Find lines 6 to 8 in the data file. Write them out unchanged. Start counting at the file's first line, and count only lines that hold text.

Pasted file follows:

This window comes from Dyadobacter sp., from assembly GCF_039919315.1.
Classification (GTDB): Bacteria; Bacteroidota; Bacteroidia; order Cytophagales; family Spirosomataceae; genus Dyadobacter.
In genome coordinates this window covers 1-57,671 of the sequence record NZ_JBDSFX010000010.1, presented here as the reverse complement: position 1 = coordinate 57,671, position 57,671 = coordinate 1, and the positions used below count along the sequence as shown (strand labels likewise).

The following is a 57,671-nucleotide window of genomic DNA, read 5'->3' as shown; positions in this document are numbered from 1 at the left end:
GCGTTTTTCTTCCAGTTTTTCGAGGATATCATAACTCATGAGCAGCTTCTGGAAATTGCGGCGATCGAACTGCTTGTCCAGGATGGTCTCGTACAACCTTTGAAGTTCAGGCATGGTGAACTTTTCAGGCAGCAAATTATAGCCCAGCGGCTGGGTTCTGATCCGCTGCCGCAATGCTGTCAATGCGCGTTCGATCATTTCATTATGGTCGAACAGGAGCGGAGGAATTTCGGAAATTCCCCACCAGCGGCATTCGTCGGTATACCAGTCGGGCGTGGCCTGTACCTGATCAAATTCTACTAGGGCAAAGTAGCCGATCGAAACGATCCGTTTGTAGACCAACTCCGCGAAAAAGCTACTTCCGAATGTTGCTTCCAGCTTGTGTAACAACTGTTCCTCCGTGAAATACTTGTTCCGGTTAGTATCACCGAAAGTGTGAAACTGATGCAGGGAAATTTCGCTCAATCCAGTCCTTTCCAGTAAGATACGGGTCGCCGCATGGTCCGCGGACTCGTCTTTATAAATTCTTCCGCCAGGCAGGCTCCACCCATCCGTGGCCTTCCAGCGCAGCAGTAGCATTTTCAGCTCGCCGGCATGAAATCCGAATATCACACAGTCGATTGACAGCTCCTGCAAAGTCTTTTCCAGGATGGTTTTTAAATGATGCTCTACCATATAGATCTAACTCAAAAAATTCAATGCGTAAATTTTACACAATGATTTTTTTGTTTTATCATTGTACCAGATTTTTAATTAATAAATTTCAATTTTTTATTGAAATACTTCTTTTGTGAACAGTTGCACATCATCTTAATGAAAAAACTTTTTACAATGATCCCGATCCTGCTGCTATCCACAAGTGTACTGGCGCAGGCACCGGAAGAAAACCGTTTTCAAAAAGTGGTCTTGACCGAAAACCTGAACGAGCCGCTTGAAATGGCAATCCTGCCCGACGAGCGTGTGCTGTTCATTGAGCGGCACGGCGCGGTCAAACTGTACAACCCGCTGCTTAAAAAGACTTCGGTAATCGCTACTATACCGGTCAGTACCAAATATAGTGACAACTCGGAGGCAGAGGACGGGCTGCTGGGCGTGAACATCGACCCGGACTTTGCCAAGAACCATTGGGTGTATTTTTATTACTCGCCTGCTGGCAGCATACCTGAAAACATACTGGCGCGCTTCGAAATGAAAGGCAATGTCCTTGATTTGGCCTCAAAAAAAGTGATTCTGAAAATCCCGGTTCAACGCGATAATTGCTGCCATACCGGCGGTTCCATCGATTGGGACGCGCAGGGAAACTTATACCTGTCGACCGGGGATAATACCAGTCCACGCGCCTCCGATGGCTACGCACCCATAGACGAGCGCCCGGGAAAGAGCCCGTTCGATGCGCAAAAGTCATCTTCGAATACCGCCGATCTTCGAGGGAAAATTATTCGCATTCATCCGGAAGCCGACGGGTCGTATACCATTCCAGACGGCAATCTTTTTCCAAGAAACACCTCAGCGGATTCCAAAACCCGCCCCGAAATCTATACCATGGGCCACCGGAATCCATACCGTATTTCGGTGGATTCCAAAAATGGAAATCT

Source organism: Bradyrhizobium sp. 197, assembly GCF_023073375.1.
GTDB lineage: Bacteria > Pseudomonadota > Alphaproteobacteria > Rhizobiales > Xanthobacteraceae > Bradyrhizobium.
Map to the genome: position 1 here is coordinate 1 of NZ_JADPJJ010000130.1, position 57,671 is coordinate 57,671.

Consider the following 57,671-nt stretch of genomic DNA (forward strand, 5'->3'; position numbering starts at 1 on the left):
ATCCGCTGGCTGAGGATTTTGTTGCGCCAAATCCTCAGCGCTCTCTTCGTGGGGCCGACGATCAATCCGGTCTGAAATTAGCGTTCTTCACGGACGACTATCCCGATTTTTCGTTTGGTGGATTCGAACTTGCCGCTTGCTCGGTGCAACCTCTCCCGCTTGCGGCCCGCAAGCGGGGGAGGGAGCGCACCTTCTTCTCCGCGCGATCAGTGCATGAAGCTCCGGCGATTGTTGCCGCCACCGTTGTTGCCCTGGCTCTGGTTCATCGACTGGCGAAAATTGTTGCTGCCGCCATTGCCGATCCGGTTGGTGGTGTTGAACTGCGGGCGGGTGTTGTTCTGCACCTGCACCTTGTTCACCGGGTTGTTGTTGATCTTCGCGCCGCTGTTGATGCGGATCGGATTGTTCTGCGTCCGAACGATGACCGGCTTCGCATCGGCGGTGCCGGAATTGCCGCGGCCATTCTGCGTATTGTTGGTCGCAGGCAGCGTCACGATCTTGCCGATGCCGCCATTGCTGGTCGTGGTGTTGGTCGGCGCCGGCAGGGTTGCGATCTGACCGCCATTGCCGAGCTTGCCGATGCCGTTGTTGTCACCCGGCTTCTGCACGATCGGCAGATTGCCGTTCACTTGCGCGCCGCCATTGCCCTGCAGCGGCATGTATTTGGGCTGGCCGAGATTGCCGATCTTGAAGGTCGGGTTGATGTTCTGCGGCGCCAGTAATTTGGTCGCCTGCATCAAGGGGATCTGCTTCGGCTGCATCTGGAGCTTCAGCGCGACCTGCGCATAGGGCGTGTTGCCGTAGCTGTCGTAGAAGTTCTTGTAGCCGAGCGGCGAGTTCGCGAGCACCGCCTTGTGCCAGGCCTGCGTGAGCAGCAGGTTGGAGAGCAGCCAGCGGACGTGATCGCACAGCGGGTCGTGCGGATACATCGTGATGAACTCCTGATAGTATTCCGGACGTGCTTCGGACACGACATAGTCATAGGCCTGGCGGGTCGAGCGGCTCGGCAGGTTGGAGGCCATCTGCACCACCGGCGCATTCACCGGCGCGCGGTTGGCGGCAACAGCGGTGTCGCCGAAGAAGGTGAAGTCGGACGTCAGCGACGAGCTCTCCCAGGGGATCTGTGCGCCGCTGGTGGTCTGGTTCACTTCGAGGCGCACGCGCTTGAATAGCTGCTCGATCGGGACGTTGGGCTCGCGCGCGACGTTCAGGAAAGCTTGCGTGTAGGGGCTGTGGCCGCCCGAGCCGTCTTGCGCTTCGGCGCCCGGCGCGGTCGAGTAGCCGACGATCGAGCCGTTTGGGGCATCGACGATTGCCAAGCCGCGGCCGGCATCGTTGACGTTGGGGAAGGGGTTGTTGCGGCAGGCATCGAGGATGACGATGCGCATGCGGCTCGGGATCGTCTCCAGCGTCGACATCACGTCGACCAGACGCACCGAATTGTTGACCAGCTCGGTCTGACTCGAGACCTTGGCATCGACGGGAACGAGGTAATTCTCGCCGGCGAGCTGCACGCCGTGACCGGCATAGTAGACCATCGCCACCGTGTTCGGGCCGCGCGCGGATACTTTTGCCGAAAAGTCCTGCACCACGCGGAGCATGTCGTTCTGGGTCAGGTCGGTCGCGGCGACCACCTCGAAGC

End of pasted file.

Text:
Source organism: Bradyrhizobium sp. 197, assembly GCF_023073375.1.
GTDB lineage: Bacteria > Pseudomonadota > Alphaproteobacteria > Rhizobiales > Xanthobacteraceae > Bradyrhizobium.
Map to the genome: position 1 here is coordinate 1 of NZ_JADPJJ010000130.1, position 57,671 is coordinate 57,671.